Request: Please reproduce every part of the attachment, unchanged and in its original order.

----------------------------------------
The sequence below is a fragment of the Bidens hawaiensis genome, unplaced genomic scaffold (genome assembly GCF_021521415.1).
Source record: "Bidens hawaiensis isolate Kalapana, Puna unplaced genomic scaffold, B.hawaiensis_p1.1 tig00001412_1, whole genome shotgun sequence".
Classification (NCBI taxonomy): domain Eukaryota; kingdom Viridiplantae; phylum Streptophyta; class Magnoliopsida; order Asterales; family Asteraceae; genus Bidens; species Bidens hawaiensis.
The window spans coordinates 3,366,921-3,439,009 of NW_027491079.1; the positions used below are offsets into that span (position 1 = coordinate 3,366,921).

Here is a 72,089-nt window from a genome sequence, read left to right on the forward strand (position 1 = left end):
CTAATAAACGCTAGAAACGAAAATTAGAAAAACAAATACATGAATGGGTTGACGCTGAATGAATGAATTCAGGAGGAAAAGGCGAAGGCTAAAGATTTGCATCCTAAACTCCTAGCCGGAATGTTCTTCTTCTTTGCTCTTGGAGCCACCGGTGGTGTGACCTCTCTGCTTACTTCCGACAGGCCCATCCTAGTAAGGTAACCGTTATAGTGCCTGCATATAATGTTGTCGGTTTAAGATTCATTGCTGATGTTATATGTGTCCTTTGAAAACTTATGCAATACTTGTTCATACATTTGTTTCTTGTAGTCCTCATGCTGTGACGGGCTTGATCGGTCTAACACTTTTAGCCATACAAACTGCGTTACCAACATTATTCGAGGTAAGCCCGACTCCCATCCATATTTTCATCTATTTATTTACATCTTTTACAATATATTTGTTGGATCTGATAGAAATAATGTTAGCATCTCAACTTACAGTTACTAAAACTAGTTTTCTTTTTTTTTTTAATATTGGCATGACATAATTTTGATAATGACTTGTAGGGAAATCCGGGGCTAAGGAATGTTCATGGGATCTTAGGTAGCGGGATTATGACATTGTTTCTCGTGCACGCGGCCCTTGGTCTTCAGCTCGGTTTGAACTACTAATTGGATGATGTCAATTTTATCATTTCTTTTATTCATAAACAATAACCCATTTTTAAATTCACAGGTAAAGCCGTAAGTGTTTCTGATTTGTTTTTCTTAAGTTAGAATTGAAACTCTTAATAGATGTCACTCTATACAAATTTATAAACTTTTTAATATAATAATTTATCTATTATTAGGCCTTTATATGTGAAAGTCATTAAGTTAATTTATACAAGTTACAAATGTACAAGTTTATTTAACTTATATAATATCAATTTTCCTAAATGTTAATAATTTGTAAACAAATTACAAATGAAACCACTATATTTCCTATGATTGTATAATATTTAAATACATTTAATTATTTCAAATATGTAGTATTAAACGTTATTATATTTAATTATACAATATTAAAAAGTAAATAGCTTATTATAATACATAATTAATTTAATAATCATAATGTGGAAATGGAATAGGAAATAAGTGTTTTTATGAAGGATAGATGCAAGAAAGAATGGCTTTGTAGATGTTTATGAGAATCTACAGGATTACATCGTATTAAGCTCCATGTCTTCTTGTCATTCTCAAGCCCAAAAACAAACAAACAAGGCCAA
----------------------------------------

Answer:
The sequence below is a fragment of the Bidens hawaiensis genome, unplaced genomic scaffold (genome assembly GCF_021521415.1).
Source record: "Bidens hawaiensis isolate Kalapana, Puna unplaced genomic scaffold, B.hawaiensis_p1.1 tig00001412_1, whole genome shotgun sequence".
Classification (NCBI taxonomy): domain Eukaryota; kingdom Viridiplantae; phylum Streptophyta; class Magnoliopsida; order Asterales; family Asteraceae; genus Bidens; species Bidens hawaiensis.
The window spans coordinates 3,366,921-3,439,009 of NW_027491079.1; the positions used below are offsets into that span (position 1 = coordinate 3,366,921).

Here is a 72,089-nt window from a genome sequence, read left to right on the forward strand (position 1 = left end):
CTAATAAACGCTAGAAACGAAAATTAGAAAAACAAATACATGAATGGGTTGACGCTGAATGAATGAATTCAGGAGGAAAAGGCGAAGGCTAAAGATTTGCATCCTAAACTCCTAGCCGGAATGTTCTTCTTCTTTGCTCTTGGAGCCACCGGTGGTGTGACCTCTCTGCTTACTTCCGACAGGCCCATCCTAGTAAGGTAACCGTTATAGTGCCTGCATATAATGTTGTCGGTTTAAGATTCATTGCTGATGTTATATGTGTCCTTTGAAAACTTATGCAATACTTGTTCATACATTTGTTTCTTGTAGTCCTCATGCTGTGACGGGCTTGATCGGTCTAACACTTTTAGCCATACAAACTGCGTTACCAACATTATTCGAGGTAAGCCCGACTCCCATCCATATTTTCATCTATTTATTTACATCTTTTACAATATATTTGTTGGATCTGATAGAAATAATGTTAGCATCTCAACTTACAGTTACTAAAACTAGTTTTCTTTTTTTTTTTAATATTGGCATGACATAATTTTGATAATGACTTGTAGGGAAATCCGGGGCTAAGGAATGTTCATGGGATCTTAGGTAGCGGGATTATGACATTGTTTCTCGTGCACGCGGCCCTTGGTCTTCAGCTCGGTTTGAACTACTAATTGGATGATGTCAATTTTATCATTTCTTTTATTCATAAACAATAACCCATTTTTAAATTCACAGGTAAAGCCGTAAGTGTTTCTGATTTGTTTTTCTTAAGTTAGAATTGAAACTCTTAATAGATGTCACTCTATACAAATTTATAAACTTTTTAATATAATAATTTATCTATTATTAGGCCTTTATATGTGAAAGTCATTAAGTTAATTTATACAAGTTACAAATGTACAAGTTTATTTAACTTATATAATATCAATTTTCCTAAATGTTAATAATTTGTAAACAAATTACAAATGAAACCACTATATTTCCTATGATTGTATAATATTTAAATACATTTAATTATTTCAAATATGTAGTATTAAACGTTATTATATTTAATTATACAATATTAAAAAGTAAATAGCTTATTATAATACATAATTAATTTAATAATCATAATGTGGAAATGGAATAGGAAATAAGTGTTTTTATGAAGGATAGATGCAAGAAAGAATGGCTTTGTAGATGTTTATGAGAATCTACAGGATTACATCGTATTAAGCTCCATGTCTTCTTGTCATTCTCAAGCCCAAAAACAAACAAACAAGGCCAA